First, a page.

Traffic Commissioners have started in the first instance to use more preliminary hearings and senior team leader interviews to deal with cases involving passenger and freight operators, and then if the hearing is unsatisfactory to progress to a full public inquiry.
Failure to attend without a good reason is frowned upon and might lead to a visit by DVSA officers and are reported to the Office of the Traffic Commissioners (OTC), who may decide to take matters further. In recent times, that could mean a summons to a preliminary hearing, designed to assess to what level the operator of passenger and freight vehicles has flouted the laws they are governed by. There is also the public inquiry (PI), reserved for more serious offences.
“A preliminary hearing is called, if in the TC’s opinion there is any failing/infringement/discrepancy by an operator can be resolved easily. The preliminary hearing is just really to determine if the operator’s failings are serious enough to call for a full PI,” advised Charlie Ahmed of Invergold
A preliminary hearing is informal, and no action can be taken, unless both parties agree to act. Charlie advises: “In my personal experience, a preliminary hearing has rarely become a public inquiry, but obviously that might not be the case all the time.”
That anecdotal evidence is backed up by Richard Turfitt, senior traffic commissioner and TC for the east of England. He says that around 95% of preliminary hearings have found a suitable response from the operator and were acted upon. They also often end up with improved compliance. In addition, the reduced set-up costs less to organize represents better value for money. That is important, he says, since operators fund the activities of the OTC.
A PI is an expensive exercise that requires preparation, staff, time and a venue. Using an alternative method is a more efficient way for TCs to execute their role with greater flexibility.
HOW TO PREPARE
Even a preliminary hearing, however, should not be taken lightly. As the name suggests, it is a ‘hearing’ before a TC or deputy TC. It will be recorded and is not unlike a court hearing It is more serious than another recent type of engagement with TCs, an interview between the operator and a senior team leader. A senior team leader meeting will usually take place with a caseworker in the more informal surroundings of an interview room. In many cases, it is a fact-finding exercise in which operators will be asked for further information about an area of their operation that concerns the OTC.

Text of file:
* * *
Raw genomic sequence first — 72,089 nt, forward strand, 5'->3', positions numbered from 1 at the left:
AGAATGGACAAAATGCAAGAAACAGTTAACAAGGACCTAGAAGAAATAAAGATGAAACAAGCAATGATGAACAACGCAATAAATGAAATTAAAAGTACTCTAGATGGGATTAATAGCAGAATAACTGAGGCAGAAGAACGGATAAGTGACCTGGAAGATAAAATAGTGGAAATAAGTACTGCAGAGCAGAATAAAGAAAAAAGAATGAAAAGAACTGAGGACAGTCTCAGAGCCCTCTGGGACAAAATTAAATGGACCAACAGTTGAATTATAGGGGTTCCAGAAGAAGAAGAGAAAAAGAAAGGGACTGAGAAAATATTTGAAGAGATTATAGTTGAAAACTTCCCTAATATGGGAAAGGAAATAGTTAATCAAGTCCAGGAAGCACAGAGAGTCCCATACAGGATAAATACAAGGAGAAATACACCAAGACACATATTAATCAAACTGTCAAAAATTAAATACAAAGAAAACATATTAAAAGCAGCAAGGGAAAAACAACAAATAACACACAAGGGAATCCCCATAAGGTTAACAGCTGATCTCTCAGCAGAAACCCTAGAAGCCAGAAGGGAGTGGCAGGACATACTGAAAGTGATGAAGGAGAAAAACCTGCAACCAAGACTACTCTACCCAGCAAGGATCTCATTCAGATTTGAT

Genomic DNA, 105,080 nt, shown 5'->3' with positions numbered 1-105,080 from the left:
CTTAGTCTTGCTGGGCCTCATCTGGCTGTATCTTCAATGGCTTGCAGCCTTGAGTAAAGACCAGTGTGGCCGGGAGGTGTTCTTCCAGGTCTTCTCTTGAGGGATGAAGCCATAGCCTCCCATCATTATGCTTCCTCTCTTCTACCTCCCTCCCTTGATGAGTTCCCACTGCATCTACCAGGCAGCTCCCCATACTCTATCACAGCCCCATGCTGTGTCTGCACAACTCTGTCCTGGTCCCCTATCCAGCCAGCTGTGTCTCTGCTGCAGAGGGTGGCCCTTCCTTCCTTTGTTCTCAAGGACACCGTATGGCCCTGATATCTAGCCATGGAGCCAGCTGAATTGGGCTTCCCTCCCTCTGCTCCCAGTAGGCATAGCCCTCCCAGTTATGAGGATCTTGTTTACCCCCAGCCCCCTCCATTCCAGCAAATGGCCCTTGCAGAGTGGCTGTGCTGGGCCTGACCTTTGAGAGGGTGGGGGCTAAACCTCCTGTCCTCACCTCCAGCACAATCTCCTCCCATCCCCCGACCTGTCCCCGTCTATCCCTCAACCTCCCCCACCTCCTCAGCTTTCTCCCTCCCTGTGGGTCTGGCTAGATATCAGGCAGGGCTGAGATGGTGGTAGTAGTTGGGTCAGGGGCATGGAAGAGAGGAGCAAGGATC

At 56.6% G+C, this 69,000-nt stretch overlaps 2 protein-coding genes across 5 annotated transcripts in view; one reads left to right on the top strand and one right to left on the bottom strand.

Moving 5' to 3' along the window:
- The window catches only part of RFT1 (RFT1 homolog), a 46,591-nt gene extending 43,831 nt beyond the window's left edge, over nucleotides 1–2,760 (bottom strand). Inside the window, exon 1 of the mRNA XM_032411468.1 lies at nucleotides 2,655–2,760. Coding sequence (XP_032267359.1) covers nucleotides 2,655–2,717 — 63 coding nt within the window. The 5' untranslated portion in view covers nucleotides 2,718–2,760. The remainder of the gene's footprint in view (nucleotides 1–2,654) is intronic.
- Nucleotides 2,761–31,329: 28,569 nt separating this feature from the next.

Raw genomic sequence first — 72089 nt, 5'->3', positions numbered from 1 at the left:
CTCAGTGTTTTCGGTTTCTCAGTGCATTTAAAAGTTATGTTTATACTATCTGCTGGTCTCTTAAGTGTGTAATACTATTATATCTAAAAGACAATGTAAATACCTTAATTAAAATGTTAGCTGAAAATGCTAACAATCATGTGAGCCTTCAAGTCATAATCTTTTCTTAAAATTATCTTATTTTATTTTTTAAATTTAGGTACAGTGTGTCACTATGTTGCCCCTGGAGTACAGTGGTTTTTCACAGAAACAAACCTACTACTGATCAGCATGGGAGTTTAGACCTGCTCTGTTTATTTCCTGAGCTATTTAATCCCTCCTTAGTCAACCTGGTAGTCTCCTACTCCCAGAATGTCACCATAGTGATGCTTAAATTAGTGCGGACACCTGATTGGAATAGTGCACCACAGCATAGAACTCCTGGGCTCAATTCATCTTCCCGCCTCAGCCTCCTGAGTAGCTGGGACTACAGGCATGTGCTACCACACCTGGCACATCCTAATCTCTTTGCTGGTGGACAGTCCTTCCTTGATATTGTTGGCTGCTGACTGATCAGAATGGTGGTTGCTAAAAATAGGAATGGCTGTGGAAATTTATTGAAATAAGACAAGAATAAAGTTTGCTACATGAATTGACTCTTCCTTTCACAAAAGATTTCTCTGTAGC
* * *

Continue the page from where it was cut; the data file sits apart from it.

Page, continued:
A senior team leader interview is recommended for many reasons: if the operators’ failings are specific to one area – like brake failures; if an investigation needs updating; to see how an operator has responded to a prohibition and/or responded to a DVSA investigation; to set out future compliance with audits at regular intervals; to establish training and refreshers for transport managers’ training; and establish driver training procedures.
Whichever type of meeting they are attending, operators need to bring any evidence that supports their case and be prepared to answer questions. “When the issues involved are simple and limited in number, senior team leader interviews can be an effective way for an operator to account for and allay any concerns the OTC may have concerning the management of their licence,” advised Charlie.
Even when a PI is likely, a preliminary hearing or a senior team leader interview may still be called by the TC to act as guidance for how a PI might proceed, as well as a chance to resolve any issues.
According to data published for the first time in the traffic commissioners’ 2016-17 annual reports, there were 495 preliminary hearings and 106 senior team leader interviews in total.
Charlie Ahmed does issue a word of warning to operators. “Problems can arise when operators fail to appreciate that either a preliminary hearing or senior team leader interview is still part of the investigation and enforcement process, and not just a cosy chat. Operators would do well to remember that anything said will be considered by the TC before deciding on whether to escalate the case to a full PI. It is not uncommon for an operator called to PI to be confronted with what they said in a preliminary hearing or senior team leader interview. For this reason, I would always advise operators to seek legal advice at an early stage.”
For more information contact Charlie Ahmed – Invergold Associates Tel. 0333 3350074 Email: email@example.com